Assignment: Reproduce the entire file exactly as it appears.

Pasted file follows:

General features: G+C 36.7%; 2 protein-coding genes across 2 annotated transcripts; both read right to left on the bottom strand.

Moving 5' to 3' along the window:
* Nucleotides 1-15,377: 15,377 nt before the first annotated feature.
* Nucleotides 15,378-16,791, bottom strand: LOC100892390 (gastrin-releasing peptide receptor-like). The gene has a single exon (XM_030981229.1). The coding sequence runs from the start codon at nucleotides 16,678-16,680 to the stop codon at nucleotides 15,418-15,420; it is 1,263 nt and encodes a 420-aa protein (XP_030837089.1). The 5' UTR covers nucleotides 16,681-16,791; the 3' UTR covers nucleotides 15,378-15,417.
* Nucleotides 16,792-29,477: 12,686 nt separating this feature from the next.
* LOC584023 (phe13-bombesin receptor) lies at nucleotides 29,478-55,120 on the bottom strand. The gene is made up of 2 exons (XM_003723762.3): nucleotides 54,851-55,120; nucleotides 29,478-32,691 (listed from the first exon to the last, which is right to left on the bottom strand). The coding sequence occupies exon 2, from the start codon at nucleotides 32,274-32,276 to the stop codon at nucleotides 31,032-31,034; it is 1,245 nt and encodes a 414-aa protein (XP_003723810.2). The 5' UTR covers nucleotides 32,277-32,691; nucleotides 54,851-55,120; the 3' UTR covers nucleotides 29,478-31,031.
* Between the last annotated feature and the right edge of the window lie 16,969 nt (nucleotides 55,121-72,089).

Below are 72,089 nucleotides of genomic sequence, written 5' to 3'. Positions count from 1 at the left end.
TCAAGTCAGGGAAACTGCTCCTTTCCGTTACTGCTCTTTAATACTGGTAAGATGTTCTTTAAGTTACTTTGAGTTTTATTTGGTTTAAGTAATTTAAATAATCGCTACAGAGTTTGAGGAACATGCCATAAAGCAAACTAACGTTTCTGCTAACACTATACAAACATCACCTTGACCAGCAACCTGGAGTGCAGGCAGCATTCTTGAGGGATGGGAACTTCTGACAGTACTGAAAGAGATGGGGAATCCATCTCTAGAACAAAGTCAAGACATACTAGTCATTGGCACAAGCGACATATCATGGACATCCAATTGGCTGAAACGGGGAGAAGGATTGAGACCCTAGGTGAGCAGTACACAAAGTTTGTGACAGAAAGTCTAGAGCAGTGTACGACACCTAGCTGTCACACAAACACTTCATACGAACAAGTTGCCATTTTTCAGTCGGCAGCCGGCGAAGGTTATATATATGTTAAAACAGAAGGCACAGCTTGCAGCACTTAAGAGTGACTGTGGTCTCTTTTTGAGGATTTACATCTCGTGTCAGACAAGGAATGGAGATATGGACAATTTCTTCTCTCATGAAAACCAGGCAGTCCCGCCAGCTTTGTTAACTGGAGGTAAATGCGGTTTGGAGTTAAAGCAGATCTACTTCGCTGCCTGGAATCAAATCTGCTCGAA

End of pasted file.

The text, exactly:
General features: G+C 36.7%; 2 protein-coding genes across 2 annotated transcripts; both read right to left on the bottom strand.

Moving 5' to 3' along the window:
* Nucleotides 1-15,377: 15,377 nt before the first annotated feature.
* Nucleotides 15,378-16,791, bottom strand: LOC100892390 (gastrin-releasing peptide receptor-like). The gene has a single exon (XM_030981229.1). The coding sequence runs from the start codon at nucleotides 16,678-16,680 to the stop codon at nucleotides 15,418-15,420; it is 1,263 nt and encodes a 420-aa protein (XP_030837089.1). The 5' UTR covers nucleotides 16,681-16,791; the 3' UTR covers nucleotides 15,378-15,417.
* Nucleotides 16,792-29,477: 12,686 nt separating this feature from the next.
* LOC584023 (phe13-bombesin receptor) lies at nucleotides 29,478-55,120 on the bottom strand. The gene is made up of 2 exons (XM_003723762.3): nucleotides 54,851-55,120; nucleotides 29,478-32,691 (listed from the first exon to the last, which is right to left on the bottom strand). The coding sequence occupies exon 2, from the start codon at nucleotides 32,274-32,276 to the stop codon at nucleotides 31,032-31,034; it is 1,245 nt and encodes a 414-aa protein (XP_003723810.2). The 5' UTR covers nucleotides 32,277-32,691; nucleotides 54,851-55,120; the 3' UTR covers nucleotides 29,478-31,031.
* Between the last annotated feature and the right edge of the window lie 16,969 nt (nucleotides 55,121-72,089).

Below are 72,089 nucleotides of genomic sequence, written 5' to 3'. Positions count from 1 at the left end.
TCAAGTCAGGGAAACTGCTCCTTTCCGTTACTGCTCTTTAATACTGGTAAGATGTTCTTTAAGTTACTTTGAGTTTTATTTGGTTTAAGTAATTTAAATAATCGCTACAGAGTTTGAGGAACATGCCATAAAGCAAACTAACGTTTCTGCTAACACTATACAAACATCACCTTGACCAGCAACCTGGAGTGCAGGCAGCATTCTTGAGGGATGGGAACTTCTGACAGTACTGAAAGAGATGGGGAATCCATCTCTAGAACAAAGTCAAGACATACTAGTCATTGGCACAAGCGACATATCATGGACATCCAATTGGCTGAAACGGGGAGAAGGATTGAGACCCTAGGTGAGCAGTACACAAAGTTTGTGACAGAAAGTCTAGAGCAGTGTACGACACCTAGCTGTCACACAAACACTTCATACGAACAAGTTGCCATTTTTCAGTCGGCAGCCGGCGAAGGTTATATATATGTTAAAACAGAAGGCACAGCTTGCAGCACTTAAGAGTGACTGTGGTCTCTTTTTGAGGATTTACATCTCGTGTCAGACAAGGAATGGAGATATGGACAATTTCTTCTCTCATGAAAACCAGGCAGTCCCGCCAGCTTTGTTAACTGGAGGTAAATGCGGTTTGGAGTTAAAGCAGATCTACTTCGCTGCCTGGAATCAAATCTGCTCGAA